Crowdlinker originally started off at a Startup Weekend back in June 2012, which we ended up winning but for an entirely different idea to what we are pursuing now. Social has always been in our DNA, even to this day despite our new focus, we are advocates of enriching peoples’ lives through creating simpler and more effective ways of networking with people. We incorporated the company in October 2012, so we have been around for over 2 years now, and have successfully raised $1 million in total funding to date. We were able to accomplish this without any money from venture capitalists and the founders still own and control 100% of our company. That’s right we haven’t diluted…yet. A lot of people ask us how we were able to do it given that only 10% of companies are around after 1 year and even fewer are able to raise any significant money. We’d like to share with you our story and how we got here.
But before we tell you about how we went about raising this funding, I’d like to briefly tell you about our pivots and why we did them. The concept that we originally launched post Startup Weekend was a web app called EventLink. It enabled you to see the professional credentials of event attendees at events and conferences by integrating with Linkedin (to extract things like your skills, current place of employment, etc.) and Meetup for event listings. If it would have scaled and been implemented by event organizers, then it would have been your one stop shop to see the who’s who from a professional networking standpoint at any event you want to attend. We thought it was a novel idea, but event organizers didn’t see it that way. Despite our efforts, they were concerned about opening up their attendee lists to the public, because they were concerned that it would erode an incentive to purchase a ticket once you could see those who’ve RSVPed. They clearly did not want you to network outside of the event, potentially missing out on ticket sales.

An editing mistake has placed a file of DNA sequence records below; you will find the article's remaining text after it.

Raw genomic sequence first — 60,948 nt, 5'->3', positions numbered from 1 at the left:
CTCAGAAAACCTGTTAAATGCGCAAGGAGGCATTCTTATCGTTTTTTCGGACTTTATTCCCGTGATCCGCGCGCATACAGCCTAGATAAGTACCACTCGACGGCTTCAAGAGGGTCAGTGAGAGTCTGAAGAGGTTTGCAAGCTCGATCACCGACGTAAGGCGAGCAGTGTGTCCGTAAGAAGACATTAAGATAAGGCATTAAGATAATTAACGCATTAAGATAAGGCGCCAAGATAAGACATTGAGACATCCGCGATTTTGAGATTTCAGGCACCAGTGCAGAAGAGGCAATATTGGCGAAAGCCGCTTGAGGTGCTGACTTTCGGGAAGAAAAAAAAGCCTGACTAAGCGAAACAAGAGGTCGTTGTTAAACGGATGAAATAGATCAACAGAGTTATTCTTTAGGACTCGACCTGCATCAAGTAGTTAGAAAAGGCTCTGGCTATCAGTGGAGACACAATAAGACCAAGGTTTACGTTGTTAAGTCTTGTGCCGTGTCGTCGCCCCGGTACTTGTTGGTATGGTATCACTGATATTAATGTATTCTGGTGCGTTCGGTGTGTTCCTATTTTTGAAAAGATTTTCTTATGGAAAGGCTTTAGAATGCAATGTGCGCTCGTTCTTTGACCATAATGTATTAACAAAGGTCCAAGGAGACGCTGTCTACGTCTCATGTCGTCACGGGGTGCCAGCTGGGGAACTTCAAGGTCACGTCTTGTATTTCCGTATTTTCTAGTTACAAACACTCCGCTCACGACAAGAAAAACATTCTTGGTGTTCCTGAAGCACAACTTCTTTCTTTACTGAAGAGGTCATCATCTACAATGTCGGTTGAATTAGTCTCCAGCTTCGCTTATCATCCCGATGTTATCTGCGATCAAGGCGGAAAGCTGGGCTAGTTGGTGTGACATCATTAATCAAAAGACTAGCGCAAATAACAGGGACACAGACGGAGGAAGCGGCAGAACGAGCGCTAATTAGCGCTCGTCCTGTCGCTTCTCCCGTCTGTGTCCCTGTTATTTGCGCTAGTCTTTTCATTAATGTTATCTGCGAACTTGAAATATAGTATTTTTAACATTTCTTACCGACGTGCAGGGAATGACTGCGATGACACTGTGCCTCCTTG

After months of trying to make it work, we briefly pivoted to the recruitment space. We tried to leverage our recommendation technology to identify worthwhile prospects for SMBs to connect with who are open to new employment opportunities. We quickly discovered how competitive the recruitment industry is and how difficult it is to penetrate it as a new entrant. After a few more months of banging our heads against the wall, we saw a wonderful opportunity in the digital media space that was ripe for change and disruption by leveraging our core tech.
That stated, we understand how important it is for startups to try to get traction quickly and raise some money so that you can support yourselves. Piece of advice, do your customer development and validation properly…don’t rush it! Figure out exactly what type of value you are going to be bringing to the clients and if they will pay for it. Don’t go and build a whole application/platform right away without first finding product market fit and honing in on what is the problem that you are solving.
We learned a great deal in our failures, we bootstrapped ourselves for a good year and half until we got our first “significant” funding and even then nobody took us seriously. The question that kept coming up was “are you going to be around in 2 years?” We quickly understood that for prominent players in the space, they are always concerned about working with a startup because your future is uncertain. This is totally understandable, so make sure you think smaller and just find that first initial customer who is willing to work with you and prove your value with them. Once you prove your worth, it will be easier to start acquiring those larger and more sophisticated clients.
VentureStart – RIC Centre: $30,000 Grant (2012 to late-2013)
VentureStart funding was our first big break. We applied online through the standard application process and presented a rough business plan to the fund administrators. We had to become MaRs clients to leverage the local partner network to get an advisor assigned to our company for support and mentorship. To apply, one of your co-founders had to have a degree in computer science, otherwise you don’t qualify. Payments get broken out into 2 tranches, which are separated by achievement milestones to monitor your track record to date. The advisor who you have is instrumental in your success as it’s up to them to determine whether you are on track and are hitting your deliverables.
Co-Founder Cash Investment: $70,000 (late 2012 to mid-2013)
Between the 3 Co-Founders of the company we sunk in about $70K in direct cash investments in the form of long-term shareholder loans to pay off contractors, monthly recurring services, etc. We all forfeited salaries and deferred payouts for as long as we could to get the company going.
Canada Media Fund Experimental Stream Development – Telefilm: $188,092 Repayable Advance (October 2013)